Hackett Referral Patterns

fig21_11Hackett Referral Patterns are named for George S. Hackett, M.D., who not only introduced the term Prolotherapy in 1955 in the first edition of his book Ligament and Tendon Relaxation Treated by Prolotherapy, but also discovered, after years of treating patients, that injury to a ligament in one part of the body can send, or refer, pain to another part of the body. When a weakened ligament or tendon is stretched, the sensory nerves become irritated, causing local and referred pain throughout the body. These patterns were outlined in Hackett’s observations, which he mapped after giving 20,000 ligamentous injections in diagnosing and treating ligament and tendon relaxation in 1,816 patients over a 20-year period, and which are now referred to as Hackett Referral Patterns. They are shown in the figures on this page.

Dr. Hackett was not alone in his work. Around the same time that he was studying ligament trigger points, Janet Travell, M.D., White House physician for presidents Kennedy and Johnson, was studying muscle trigger points and diagramming their referral pain patterns. Ligament laxity referral patterns and muscle trigger point patterns are very similar because they have the same etiology, or cause. The similarity of their findings is shown in the figure shown above. In fact, in addition to her work with muscle trigger points and referral patterns, Dr. Travell also reported that acute sprains of the ankle were accompanied by multiple trigger points around the ligament and referred pain to the ankle and foot. Others have identified trigger points resulting from acute sprains around the knee, wrist and metacarpophalangeal joint of the thumb that were eliminated with Prolotherapy.


It has now been well established that an injury in one part of the body can affect other, distant body parts, especially in regard to ligament injury. For example, when dye is injected into the nerves of the ligaments of the lower neck, the dye will travel four segments above and four segments below the injection site. This implies that ligament laxity at one vertebral level could manifest pain, muscle tension, adrenal or autonomic dysfunction four segments above or below the actual injury site. Knowledge of referral pain patterns, along with a complete patient medical history, allows physicians who practice Prolotherapy to make accurate diagnoses of specific weak ligaments, even before performing an examination.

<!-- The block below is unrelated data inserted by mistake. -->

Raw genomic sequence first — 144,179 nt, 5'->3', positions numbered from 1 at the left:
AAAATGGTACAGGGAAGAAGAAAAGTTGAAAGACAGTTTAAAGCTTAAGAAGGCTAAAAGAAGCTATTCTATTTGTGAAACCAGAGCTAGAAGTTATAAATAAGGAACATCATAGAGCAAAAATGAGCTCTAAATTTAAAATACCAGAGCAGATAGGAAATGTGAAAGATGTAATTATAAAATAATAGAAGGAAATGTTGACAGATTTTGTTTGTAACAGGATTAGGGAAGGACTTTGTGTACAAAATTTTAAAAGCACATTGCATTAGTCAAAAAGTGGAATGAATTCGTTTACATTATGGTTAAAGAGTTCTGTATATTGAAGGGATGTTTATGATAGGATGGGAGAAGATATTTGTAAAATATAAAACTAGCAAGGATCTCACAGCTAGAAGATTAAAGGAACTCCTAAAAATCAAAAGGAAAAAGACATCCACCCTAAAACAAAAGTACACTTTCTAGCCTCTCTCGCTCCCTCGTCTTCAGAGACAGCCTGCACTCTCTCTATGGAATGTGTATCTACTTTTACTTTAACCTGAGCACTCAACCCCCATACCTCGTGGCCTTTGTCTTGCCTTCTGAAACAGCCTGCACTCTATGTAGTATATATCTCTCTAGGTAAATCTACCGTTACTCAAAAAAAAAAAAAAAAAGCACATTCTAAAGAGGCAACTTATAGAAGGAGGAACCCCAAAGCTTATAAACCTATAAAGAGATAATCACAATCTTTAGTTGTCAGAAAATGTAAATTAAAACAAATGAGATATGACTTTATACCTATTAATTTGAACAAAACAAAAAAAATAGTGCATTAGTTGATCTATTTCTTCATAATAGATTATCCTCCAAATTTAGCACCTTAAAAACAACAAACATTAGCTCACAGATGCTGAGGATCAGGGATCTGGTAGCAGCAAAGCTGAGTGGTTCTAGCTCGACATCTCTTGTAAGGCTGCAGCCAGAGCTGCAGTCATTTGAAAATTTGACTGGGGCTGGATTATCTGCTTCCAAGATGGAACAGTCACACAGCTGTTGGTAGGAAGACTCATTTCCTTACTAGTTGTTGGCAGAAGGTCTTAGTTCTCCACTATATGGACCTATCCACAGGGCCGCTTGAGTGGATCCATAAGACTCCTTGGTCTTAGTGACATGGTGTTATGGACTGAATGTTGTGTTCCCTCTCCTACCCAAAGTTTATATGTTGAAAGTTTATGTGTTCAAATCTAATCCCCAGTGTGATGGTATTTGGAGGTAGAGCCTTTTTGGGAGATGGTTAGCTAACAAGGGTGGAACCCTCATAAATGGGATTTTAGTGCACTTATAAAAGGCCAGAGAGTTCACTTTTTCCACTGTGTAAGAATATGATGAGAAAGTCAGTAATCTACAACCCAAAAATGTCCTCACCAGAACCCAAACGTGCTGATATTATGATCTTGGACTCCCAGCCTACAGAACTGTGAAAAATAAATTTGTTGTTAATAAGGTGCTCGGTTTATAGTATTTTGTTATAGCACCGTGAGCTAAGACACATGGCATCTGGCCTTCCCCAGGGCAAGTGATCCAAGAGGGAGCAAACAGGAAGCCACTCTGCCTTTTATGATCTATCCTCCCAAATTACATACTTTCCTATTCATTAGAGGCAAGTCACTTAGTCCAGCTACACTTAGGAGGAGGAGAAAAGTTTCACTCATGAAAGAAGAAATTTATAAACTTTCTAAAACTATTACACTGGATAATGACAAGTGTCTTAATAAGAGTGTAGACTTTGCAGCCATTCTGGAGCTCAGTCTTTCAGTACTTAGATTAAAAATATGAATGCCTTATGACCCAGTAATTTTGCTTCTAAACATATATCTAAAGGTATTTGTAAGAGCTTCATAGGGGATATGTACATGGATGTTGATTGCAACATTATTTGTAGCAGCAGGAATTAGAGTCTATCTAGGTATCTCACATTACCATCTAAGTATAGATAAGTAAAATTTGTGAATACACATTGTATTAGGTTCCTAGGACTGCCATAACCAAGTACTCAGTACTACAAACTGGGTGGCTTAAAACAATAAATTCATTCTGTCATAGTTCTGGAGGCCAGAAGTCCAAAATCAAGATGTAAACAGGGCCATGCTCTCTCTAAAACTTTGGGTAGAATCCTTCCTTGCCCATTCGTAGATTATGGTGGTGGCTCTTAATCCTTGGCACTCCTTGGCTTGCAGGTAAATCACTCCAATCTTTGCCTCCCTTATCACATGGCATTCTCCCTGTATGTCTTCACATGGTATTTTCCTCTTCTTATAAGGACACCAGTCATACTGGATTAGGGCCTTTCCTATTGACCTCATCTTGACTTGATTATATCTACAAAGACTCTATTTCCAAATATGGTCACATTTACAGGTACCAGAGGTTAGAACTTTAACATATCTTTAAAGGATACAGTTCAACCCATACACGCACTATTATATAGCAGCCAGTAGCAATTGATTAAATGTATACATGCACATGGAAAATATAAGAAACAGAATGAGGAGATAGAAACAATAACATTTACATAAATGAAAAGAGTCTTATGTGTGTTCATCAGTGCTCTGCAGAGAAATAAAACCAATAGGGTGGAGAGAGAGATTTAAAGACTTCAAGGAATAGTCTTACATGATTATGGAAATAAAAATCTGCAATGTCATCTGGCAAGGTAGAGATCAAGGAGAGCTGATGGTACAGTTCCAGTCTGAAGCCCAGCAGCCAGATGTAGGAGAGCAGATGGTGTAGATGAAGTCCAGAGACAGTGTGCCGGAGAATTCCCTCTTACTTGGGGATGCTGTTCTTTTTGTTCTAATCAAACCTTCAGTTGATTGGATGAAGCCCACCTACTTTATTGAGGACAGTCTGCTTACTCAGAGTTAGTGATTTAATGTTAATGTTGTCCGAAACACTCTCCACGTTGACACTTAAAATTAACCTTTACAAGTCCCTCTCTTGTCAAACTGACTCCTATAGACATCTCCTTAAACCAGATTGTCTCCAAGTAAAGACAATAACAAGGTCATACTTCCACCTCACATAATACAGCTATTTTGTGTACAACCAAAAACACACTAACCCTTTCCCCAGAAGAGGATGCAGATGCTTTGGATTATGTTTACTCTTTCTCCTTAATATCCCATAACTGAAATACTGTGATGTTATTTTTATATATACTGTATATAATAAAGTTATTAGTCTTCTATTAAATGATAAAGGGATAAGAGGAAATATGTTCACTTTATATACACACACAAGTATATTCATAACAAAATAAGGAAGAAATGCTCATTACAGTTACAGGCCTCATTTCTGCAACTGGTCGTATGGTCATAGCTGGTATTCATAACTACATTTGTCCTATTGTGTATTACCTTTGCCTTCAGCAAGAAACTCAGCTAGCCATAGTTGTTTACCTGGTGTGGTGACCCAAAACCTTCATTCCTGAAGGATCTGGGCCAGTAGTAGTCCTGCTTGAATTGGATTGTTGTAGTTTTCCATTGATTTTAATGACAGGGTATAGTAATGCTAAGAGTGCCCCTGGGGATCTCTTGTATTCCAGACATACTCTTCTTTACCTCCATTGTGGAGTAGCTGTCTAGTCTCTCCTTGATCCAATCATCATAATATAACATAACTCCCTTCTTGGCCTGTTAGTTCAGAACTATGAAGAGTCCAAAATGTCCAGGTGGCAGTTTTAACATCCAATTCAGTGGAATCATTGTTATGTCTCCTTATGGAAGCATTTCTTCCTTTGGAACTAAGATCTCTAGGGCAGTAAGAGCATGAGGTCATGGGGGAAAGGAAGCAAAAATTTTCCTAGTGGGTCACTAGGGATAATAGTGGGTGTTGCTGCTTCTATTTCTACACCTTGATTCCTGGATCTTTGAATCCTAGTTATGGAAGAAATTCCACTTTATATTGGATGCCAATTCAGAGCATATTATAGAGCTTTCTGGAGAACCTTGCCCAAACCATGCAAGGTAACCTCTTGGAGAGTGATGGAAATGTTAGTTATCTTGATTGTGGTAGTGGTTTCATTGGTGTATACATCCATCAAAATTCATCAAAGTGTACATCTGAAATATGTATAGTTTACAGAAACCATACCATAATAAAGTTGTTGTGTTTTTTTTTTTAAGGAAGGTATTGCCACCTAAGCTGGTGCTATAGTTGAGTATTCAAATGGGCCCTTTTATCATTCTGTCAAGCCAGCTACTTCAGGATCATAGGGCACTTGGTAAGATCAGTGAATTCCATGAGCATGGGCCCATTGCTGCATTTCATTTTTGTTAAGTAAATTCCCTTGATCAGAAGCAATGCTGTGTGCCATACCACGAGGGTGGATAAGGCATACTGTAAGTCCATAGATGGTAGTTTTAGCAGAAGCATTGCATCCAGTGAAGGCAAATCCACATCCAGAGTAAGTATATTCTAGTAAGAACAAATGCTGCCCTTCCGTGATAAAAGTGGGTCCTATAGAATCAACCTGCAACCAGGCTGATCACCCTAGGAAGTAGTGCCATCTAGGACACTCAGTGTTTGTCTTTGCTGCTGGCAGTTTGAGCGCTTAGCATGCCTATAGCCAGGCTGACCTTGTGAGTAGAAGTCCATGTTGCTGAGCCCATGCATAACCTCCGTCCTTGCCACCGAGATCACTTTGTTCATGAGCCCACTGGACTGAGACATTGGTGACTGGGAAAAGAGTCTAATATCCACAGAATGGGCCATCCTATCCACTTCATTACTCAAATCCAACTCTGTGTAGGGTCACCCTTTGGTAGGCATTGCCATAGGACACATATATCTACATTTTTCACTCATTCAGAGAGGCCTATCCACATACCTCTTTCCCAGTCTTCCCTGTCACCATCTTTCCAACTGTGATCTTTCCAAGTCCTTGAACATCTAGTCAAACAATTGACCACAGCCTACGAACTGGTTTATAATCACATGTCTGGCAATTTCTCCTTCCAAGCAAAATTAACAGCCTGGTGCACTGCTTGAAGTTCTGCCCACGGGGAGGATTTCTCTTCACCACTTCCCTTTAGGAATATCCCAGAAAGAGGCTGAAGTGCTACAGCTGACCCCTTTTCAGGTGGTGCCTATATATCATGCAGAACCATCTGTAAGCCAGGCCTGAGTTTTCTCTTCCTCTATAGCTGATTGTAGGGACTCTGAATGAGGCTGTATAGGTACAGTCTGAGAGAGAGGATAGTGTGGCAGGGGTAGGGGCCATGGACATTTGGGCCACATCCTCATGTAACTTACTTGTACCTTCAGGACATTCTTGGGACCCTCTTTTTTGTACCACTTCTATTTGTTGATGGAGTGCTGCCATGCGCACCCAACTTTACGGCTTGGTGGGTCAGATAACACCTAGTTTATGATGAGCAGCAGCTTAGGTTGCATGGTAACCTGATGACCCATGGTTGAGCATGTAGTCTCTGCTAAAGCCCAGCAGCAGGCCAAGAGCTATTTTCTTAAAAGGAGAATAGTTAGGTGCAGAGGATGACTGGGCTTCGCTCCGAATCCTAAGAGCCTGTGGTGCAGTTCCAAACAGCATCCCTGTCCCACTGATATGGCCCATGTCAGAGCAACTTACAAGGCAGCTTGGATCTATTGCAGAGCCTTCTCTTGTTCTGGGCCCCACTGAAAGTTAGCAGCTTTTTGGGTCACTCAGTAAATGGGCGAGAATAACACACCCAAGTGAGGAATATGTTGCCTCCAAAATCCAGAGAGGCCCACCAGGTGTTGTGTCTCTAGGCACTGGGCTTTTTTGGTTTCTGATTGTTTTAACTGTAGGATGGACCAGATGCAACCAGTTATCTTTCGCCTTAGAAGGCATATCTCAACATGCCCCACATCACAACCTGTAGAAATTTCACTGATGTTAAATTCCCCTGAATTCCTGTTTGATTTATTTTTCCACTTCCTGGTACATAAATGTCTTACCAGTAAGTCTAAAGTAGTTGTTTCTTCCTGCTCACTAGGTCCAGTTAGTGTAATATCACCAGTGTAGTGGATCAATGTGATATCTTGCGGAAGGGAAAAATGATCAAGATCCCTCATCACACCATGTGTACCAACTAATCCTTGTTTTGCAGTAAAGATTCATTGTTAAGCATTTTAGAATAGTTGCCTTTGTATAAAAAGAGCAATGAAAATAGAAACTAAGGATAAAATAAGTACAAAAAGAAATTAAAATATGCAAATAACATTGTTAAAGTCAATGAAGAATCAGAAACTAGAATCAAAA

Examples of referred pain


Unfortunately, most athletic trainers, chiropractors, family physicians, orthopedic surgeons and physical therapists do not know that ligaments can refer pain to a distant site. And the more severe an injury is, the more likely that a referral pain pattern will exist. Unfamiliarity with referral pain patterns can lead to misdiagnoses as well as inappropriate treatments, as is often the case with conditions such as sciatica, carpal tunnel syndrome and tarsal tunnel syndrome. For example, the sacroiliac ligaments, located in the lower back, refer pain to the lateral foot, which causes the symptoms resulting in a common misdiagnosis of sciatica. Pain traveling down the back into the leg and foot is usually from ligament weakness in the sacroiliac joint, not from a pinched sciatic nerve. Other examples include the lateral collateral and annular ligaments, which refer pain down the lateral forearm and into the thumb, index and middle fingers. This is the source of most carpal tunnel syndrome complaints, and often incorrectly diagnosed as carpal tunnel syndrome. Similarly, the medial collateral ligament refers pain down the medial aspect of the forearm into the ring and little fingers, which simulates cubital tunnel syndrome of ulnar nerve entrapment at the elbow. The list goes on and on:

–the hip joint ligaments refer pain down the leg to the big toe
–the sacrotuberous and sacrospinous ligaments refer pain to the heel
–the iliolumbar ligament refers pain into the groin or vagina; in fact, an iliolumbar ligament sprain should be considered for any unexplained vaginal pain, testicular pain, or groin pain.

Prolotherapy and pain referral patterns

A typical Prolotherapy treatment involves a properly trained physician palpating the exact site of the injury, reproducing the pain, and then confirming the diagnosis with the actual injections. This is possible because an anesthetic is contained in the Prolotherapy solution. The pain is then usually eliminated immediately after the treatment due to the effect of the anesthetic being injected right into the source of the pain-the fibro-osseous junction. Familiarity with referral pain patterns allow Prolotherapy specialists to appropriately target Prolotherapy treatments to the correct site in order to eliminate a wide range of chronic pain sources.